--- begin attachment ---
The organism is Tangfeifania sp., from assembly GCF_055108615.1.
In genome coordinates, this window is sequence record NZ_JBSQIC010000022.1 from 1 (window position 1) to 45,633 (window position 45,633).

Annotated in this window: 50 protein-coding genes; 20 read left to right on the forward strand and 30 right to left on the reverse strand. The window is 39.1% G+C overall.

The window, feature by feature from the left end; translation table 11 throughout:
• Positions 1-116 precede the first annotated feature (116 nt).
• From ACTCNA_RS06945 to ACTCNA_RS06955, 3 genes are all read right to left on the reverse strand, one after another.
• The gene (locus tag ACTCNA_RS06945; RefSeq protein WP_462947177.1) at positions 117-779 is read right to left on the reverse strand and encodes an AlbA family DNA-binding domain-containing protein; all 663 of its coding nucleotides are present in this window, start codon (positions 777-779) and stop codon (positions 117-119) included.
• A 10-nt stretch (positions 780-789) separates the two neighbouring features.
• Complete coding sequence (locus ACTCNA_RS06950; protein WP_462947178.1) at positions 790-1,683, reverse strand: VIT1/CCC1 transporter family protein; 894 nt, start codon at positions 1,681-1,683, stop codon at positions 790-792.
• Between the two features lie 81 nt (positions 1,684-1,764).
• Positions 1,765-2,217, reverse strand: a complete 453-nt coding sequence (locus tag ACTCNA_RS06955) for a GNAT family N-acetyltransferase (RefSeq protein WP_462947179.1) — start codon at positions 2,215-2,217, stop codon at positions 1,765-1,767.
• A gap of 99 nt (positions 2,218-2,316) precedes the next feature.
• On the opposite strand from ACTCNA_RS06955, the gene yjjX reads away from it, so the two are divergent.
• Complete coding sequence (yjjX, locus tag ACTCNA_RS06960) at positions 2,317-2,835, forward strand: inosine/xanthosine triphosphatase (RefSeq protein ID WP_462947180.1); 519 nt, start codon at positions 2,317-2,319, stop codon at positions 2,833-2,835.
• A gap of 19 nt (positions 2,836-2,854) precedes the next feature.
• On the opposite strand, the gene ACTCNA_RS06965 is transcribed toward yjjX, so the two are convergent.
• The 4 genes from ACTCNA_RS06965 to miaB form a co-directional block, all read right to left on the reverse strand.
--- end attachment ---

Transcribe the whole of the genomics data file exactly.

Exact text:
The organism is Tangfeifania sp., from assembly GCF_055108615.1.
In genome coordinates, this window is sequence record NZ_JBSQIC010000022.1 from 1 (window position 1) to 45,633 (window position 45,633).

Annotated in this window: 50 protein-coding genes; 20 read left to right on the forward strand and 30 right to left on the reverse strand. The window is 39.1% G+C overall.

The window, feature by feature from the left end; translation table 11 throughout:
• Positions 1-116 precede the first annotated feature (116 nt).
• From ACTCNA_RS06945 to ACTCNA_RS06955, 3 genes are all read right to left on the reverse strand, one after another.
• The gene (locus tag ACTCNA_RS06945; RefSeq protein WP_462947177.1) at positions 117-779 is read right to left on the reverse strand and encodes an AlbA family DNA-binding domain-containing protein; all 663 of its coding nucleotides are present in this window, start codon (positions 777-779) and stop codon (positions 117-119) included.
• A 10-nt stretch (positions 780-789) separates the two neighbouring features.
• Complete coding sequence (locus ACTCNA_RS06950; protein WP_462947178.1) at positions 790-1,683, reverse strand: VIT1/CCC1 transporter family protein; 894 nt, start codon at positions 1,681-1,683, stop codon at positions 790-792.
• Between the two features lie 81 nt (positions 1,684-1,764).
• Positions 1,765-2,217, reverse strand: a complete 453-nt coding sequence (locus tag ACTCNA_RS06955) for a GNAT family N-acetyltransferase (RefSeq protein WP_462947179.1) — start codon at positions 2,215-2,217, stop codon at positions 1,765-1,767.
• A gap of 99 nt (positions 2,218-2,316) precedes the next feature.
• On the opposite strand from ACTCNA_RS06955, the gene yjjX reads away from it, so the two are divergent.
• Complete coding sequence (yjjX, locus tag ACTCNA_RS06960) at positions 2,317-2,835, forward strand: inosine/xanthosine triphosphatase (RefSeq protein ID WP_462947180.1); 519 nt, start codon at positions 2,317-2,319, stop codon at positions 2,833-2,835.
• A gap of 19 nt (positions 2,836-2,854) precedes the next feature.
• On the opposite strand, the gene ACTCNA_RS06965 is transcribed toward yjjX, so the two are convergent.
• The 4 genes from ACTCNA_RS06965 to miaB form a co-directional block, all read right to left on the reverse strand.